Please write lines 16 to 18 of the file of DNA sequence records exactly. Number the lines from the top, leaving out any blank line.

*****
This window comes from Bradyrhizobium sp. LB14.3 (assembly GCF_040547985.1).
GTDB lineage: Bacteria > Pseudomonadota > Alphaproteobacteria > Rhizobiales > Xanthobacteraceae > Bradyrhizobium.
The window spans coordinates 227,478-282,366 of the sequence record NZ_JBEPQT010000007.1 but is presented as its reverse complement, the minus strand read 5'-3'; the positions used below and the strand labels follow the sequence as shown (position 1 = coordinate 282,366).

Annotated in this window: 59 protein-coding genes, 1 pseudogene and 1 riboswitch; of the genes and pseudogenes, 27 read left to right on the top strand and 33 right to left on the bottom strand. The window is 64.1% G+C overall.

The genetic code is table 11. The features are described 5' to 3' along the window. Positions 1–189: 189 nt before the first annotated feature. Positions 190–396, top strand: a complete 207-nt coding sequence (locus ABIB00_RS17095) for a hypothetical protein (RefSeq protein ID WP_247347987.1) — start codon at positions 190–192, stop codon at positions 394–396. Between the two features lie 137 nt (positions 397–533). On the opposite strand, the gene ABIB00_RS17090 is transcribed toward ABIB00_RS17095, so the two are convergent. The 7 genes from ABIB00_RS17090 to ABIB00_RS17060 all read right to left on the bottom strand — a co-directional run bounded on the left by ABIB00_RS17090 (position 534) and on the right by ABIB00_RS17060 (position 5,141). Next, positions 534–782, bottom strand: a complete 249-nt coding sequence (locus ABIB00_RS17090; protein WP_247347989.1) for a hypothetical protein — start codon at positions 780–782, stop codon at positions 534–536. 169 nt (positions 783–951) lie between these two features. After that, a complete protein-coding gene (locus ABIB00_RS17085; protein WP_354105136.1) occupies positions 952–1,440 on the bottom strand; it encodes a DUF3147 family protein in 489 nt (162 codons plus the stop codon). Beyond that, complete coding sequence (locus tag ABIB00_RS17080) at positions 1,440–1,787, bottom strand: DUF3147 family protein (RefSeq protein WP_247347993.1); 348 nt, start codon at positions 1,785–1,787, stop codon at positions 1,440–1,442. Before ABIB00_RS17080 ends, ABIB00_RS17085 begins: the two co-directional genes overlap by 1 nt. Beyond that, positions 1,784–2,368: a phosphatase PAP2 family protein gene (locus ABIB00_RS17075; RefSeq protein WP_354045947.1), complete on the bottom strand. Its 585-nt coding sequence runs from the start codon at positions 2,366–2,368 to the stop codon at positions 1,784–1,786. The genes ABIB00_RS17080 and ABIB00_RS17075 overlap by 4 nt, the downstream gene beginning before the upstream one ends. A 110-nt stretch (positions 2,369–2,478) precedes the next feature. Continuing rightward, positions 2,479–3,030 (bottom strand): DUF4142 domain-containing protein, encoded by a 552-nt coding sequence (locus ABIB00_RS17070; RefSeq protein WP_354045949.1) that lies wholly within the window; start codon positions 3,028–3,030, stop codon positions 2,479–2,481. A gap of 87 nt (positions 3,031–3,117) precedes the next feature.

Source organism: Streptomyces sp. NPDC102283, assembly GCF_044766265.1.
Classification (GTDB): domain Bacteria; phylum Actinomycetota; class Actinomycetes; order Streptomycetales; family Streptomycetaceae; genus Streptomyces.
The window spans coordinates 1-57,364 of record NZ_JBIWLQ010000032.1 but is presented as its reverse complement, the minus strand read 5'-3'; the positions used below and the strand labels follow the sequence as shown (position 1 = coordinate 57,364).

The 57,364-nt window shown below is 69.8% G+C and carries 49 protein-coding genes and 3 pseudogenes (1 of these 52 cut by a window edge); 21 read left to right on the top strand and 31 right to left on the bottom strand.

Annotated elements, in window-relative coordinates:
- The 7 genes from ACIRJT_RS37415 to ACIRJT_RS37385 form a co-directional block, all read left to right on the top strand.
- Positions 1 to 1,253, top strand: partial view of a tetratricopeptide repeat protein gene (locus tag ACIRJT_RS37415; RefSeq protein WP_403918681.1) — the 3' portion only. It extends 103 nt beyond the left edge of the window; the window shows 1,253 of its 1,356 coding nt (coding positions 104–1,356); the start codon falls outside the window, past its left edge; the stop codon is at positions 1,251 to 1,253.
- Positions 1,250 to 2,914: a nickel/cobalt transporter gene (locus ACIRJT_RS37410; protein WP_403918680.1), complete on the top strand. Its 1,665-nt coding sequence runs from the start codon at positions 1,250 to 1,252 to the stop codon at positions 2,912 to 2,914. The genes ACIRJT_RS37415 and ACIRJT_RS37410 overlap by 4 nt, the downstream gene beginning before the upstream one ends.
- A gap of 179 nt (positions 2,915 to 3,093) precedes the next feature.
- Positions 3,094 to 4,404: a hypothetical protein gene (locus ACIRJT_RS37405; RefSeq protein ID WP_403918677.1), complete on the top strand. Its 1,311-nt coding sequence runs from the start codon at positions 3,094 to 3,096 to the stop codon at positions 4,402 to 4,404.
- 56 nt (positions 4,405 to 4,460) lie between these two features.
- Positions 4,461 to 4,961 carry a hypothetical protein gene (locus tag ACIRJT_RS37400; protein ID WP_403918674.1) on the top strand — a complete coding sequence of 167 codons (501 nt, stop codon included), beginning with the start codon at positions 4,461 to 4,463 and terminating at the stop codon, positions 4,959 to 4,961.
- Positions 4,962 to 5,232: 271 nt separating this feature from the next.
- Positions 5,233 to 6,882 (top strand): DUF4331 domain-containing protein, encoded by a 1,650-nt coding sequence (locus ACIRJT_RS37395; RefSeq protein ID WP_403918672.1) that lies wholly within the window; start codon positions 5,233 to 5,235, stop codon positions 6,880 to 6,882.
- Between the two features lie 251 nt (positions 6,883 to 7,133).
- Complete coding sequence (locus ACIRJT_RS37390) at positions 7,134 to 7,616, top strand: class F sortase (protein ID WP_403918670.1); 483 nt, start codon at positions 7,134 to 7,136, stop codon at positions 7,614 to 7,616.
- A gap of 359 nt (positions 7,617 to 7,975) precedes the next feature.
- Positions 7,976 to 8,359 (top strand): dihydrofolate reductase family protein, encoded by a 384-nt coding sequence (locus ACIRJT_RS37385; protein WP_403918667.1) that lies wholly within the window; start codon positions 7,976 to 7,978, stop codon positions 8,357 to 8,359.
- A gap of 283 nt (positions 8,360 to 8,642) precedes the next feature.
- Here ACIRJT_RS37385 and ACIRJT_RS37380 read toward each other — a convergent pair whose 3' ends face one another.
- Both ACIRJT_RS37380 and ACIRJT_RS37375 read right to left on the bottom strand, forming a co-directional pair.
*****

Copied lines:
- 56 nt (positions 4,405 to 4,460) lie between these two features.
- Positions 4,461 to 4,961 carry a hypothetical protein gene (locus tag ACIRJT_RS37400; protein ID WP_403918674.1) on the top strand — a complete coding sequence of 167 codons (501 nt, stop codon included), beginning with the start codon at positions 4,461 to 4,463 and terminating at the stop codon, positions 4,959 to 4,961.
- Positions 4,962 to 5,232: 271 nt separating this feature from the next.